You are all encouraged to submit items for inclusion. Just click “Contact” at the top of any Time Goes By page to send them. I'm sorry that I won't have time to acknowledge receipt and there is no guarantee of publication. But when I do include them, you will be credited and I will link to your blog IF you include the name of the blog and its URL.

INTERESTING STUFF – 9 October 2016


Today, 91-year-old Adolfo Kaminksy lives in Paris with is wife. A long time ago, during World War II when the Nazis occupied Paris, he saved hundreds of Jews from certain death by forging travel documents for them.

The New York Times produced a short (16 minute) documentary about Kaminsky's life. Watching it, I was transfixed:

The video was adapted from Adolfo Kaminsky: A Forger's Life, a book written by his daughter Susan and published last Tuesday. You can read more at The Times.


As long as I'm already talking about long-ish documentaries, John Oliver's HBO program, Last Week Tonight returned from hiatus last Sunday with his take on police accountability.

It is an important and timely story and Oliver delivers the high quality we now expect from him but I have a quibble this time: I wish someone had told him that the word “police” has not one, but two syllables. He is otherwise so well spoken.


It's that time of year again – when the Oxford English Dictionary folks announce the latest additions their compendium of words, phrases and definitions. Among the more than 500 new ones was this Brooklyn word immortalized on a sign at the Verazano-Narrows Bridge in 2004:


The word, according to Oxford, is "used indicate that a suggested scenario is unlikely or undesirable.” Close enough for this New Yorker. You can see all the words added for 2016 here.


One of the many attractions of the internet is the large collection of videos – useful, educational, silly and more. One of the many drawbacks of the internet is the large collection of videos – useful, educational, silly and more.

I've become a fan of the British Pathe collection which goes from 1910 to 1970. Sometimes they dig into their archive to create new videos with old footage with some interesting topics. This one shows the menus of meals at eight historic events.


Many years ago in a restaurant, a friend saved my life with the Heimlich Maneuver. I am eternally grateful but sometimes I wonder what would happen if I were choking at home alone.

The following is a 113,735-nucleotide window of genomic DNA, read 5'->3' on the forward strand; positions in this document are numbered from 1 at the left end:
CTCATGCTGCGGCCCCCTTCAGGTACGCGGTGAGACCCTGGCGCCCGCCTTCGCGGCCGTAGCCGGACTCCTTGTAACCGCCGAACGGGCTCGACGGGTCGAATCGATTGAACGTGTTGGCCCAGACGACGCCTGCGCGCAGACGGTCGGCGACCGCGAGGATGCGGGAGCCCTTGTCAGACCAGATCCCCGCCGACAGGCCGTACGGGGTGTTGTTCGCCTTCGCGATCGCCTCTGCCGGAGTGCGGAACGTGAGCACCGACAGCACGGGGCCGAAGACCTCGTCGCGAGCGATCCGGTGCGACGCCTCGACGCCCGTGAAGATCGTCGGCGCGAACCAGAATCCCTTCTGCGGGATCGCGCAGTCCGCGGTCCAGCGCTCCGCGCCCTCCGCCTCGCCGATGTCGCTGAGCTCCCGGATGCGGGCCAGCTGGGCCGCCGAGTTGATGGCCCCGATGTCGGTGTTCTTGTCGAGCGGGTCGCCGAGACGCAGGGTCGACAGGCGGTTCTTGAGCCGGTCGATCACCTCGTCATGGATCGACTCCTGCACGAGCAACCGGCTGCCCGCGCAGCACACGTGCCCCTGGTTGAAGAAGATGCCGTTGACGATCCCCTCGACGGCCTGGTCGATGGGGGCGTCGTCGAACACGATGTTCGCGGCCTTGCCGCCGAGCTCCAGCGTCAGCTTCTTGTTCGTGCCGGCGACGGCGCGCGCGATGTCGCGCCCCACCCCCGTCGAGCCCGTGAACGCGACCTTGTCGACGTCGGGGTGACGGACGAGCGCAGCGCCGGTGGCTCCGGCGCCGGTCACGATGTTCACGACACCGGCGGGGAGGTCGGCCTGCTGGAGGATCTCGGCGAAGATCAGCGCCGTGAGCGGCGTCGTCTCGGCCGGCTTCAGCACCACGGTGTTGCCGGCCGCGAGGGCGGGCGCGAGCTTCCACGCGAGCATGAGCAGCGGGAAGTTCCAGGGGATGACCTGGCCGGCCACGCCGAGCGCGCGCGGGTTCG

Here is firefighter and paramedic Jeff Rehman with a solution:


Two weeks ago, a neighbor who was in her eighties died after a long illness. The day after her husband returned from the burial in another state, he fell in his home and broke two bones in his neck.

At first, the doctors were optimistic about the outcome of surgery, even at his age but as sometimes happens, it did not go well and my neighbor died. The couple had recently celebrated their 60th wedding anniversary.

It happens that way – that a husband or wife dies soon after the spouse – more often than I would expect except that the incidence of it among people I know of keeps growing. Who knows how the mysteries of life and death operate.

However, this week there was an interesting piece by the estimable Jane Brody in The New York Times about a new study that looked into resilience in the surviving spouse after one dies. It's worth reading the entire story, but here is the conclusion:

”Based on their data, the researchers concluded that 'it can take two to three years or even longer for some to recover from bereavement' and return 'to their pre-loss levels of functioning.'”

“What they found to help most was remaining socially connected and engaged in the usual activities of everyday life and knowing where they could turn for help and comfort and receiving support when they needed it.”